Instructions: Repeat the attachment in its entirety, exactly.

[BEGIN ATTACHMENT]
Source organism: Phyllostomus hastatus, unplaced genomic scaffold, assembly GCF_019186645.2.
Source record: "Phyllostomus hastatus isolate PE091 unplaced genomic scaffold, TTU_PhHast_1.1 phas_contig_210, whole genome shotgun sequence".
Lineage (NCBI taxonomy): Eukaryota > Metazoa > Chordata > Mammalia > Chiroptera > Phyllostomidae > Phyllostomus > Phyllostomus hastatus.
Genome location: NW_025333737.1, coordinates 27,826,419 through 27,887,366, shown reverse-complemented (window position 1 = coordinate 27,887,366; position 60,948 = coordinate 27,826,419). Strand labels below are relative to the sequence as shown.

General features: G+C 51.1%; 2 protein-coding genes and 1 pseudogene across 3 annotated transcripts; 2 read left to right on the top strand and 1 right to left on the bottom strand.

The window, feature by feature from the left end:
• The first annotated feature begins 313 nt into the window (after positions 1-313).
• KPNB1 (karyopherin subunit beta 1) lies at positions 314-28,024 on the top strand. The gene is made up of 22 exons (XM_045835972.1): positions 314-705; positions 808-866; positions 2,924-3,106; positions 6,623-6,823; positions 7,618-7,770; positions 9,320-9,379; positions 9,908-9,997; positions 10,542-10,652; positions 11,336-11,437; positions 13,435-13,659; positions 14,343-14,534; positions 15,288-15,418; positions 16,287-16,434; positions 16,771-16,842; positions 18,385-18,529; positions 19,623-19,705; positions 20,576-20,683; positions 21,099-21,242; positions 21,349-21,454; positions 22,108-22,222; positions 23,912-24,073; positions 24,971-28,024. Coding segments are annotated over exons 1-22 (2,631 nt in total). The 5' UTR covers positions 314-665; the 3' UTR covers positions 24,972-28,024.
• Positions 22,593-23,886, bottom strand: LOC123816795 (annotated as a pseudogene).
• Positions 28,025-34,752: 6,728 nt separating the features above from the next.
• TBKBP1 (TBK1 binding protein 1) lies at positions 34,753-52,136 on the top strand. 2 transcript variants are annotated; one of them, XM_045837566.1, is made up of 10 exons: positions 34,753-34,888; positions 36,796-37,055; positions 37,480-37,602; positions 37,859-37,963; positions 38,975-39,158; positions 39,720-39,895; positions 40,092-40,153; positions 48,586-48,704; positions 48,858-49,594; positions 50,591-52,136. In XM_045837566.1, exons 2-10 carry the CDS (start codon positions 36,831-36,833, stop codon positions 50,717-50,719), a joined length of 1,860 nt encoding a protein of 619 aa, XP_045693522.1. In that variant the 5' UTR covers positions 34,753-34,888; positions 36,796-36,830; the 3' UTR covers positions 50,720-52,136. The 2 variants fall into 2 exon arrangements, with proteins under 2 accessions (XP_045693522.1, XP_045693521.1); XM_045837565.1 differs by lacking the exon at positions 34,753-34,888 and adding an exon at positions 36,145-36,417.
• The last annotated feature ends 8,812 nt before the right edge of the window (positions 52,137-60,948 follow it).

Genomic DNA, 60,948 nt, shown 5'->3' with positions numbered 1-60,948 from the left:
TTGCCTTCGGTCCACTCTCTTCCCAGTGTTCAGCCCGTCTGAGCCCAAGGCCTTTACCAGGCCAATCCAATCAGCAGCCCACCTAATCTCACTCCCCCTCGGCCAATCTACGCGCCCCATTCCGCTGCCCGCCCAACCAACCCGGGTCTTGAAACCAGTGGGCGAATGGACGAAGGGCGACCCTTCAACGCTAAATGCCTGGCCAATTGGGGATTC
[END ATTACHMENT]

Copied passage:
Source organism: Phyllostomus hastatus, unplaced genomic scaffold, assembly GCF_019186645.2.
Source record: "Phyllostomus hastatus isolate PE091 unplaced genomic scaffold, TTU_PhHast_1.1 phas_contig_210, whole genome shotgun sequence".
Lineage (NCBI taxonomy): Eukaryota > Metazoa > Chordata > Mammalia > Chiroptera > Phyllostomidae > Phyllostomus > Phyllostomus hastatus.
Genome location: NW_025333737.1, coordinates 27,826,419 through 27,887,366, shown reverse-complemented (window position 1 = coordinate 27,887,366; position 60,948 = coordinate 27,826,419). Strand labels below are relative to the sequence as shown.

General features: G+C 51.1%; 2 protein-coding genes and 1 pseudogene across 3 annotated transcripts; 2 read left to right on the top strand and 1 right to left on the bottom strand.

The window, feature by feature from the left end:
• The first annotated feature begins 313 nt into the window (after positions 1-313).
• KPNB1 (karyopherin subunit beta 1) lies at positions 314-28,024 on the top strand. The gene is made up of 22 exons (XM_045835972.1): positions 314-705; positions 808-866; positions 2,924-3,106; positions 6,623-6,823; positions 7,618-7,770; positions 9,320-9,379; positions 9,908-9,997; positions 10,542-10,652; positions 11,336-11,437; positions 13,435-13,659; positions 14,343-14,534; positions 15,288-15,418; positions 16,287-16,434; positions 16,771-16,842; positions 18,385-18,529; positions 19,623-19,705; positions 20,576-20,683; positions 21,099-21,242; positions 21,349-21,454; positions 22,108-22,222; positions 23,912-24,073; positions 24,971-28,024. Coding segments are annotated over exons 1-22 (2,631 nt in total). The 5' UTR covers positions 314-665; the 3' UTR covers positions 24,972-28,024.
• Positions 22,593-23,886, bottom strand: LOC123816795 (annotated as a pseudogene).
• Positions 28,025-34,752: 6,728 nt separating the features above from the next.
• TBKBP1 (TBK1 binding protein 1) lies at positions 34,753-52,136 on the top strand. 2 transcript variants are annotated; one of them, XM_045837566.1, is made up of 10 exons: positions 34,753-34,888; positions 36,796-37,055; positions 37,480-37,602; positions 37,859-37,963; positions 38,975-39,158; positions 39,720-39,895; positions 40,092-40,153; positions 48,586-48,704; positions 48,858-49,594; positions 50,591-52,136. In XM_045837566.1, exons 2-10 carry the CDS (start codon positions 36,831-36,833, stop codon positions 50,717-50,719), a joined length of 1,860 nt encoding a protein of 619 aa, XP_045693522.1. In that variant the 5' UTR covers positions 34,753-34,888; positions 36,796-36,830; the 3' UTR covers positions 50,720-52,136. The 2 variants fall into 2 exon arrangements, with proteins under 2 accessions (XP_045693522.1, XP_045693521.1); XM_045837565.1 differs by lacking the exon at positions 34,753-34,888 and adding an exon at positions 36,145-36,417.
• The last annotated feature ends 8,812 nt before the right edge of the window (positions 52,137-60,948 follow it).

Genomic DNA, 60,948 nt, shown 5'->3' with positions numbered 1-60,948 from the left:
TTGCCTTCGGTCCACTCTCTTCCCAGTGTTCAGCCCGTCTGAGCCCAAGGCCTTTACCAGGCCAATCCAATCAGCAGCCCACCTAATCTCACTCCCCCTCGGCCAATCTACGCGCCCCATTCCGCTGCCCGCCCAACCAACCCGGGTCTTGAAACCAGTGGGCGAATGGACGAAGGGCGACCCTTCAACGCTAAATGCCTGGCCAATTGGGGATTC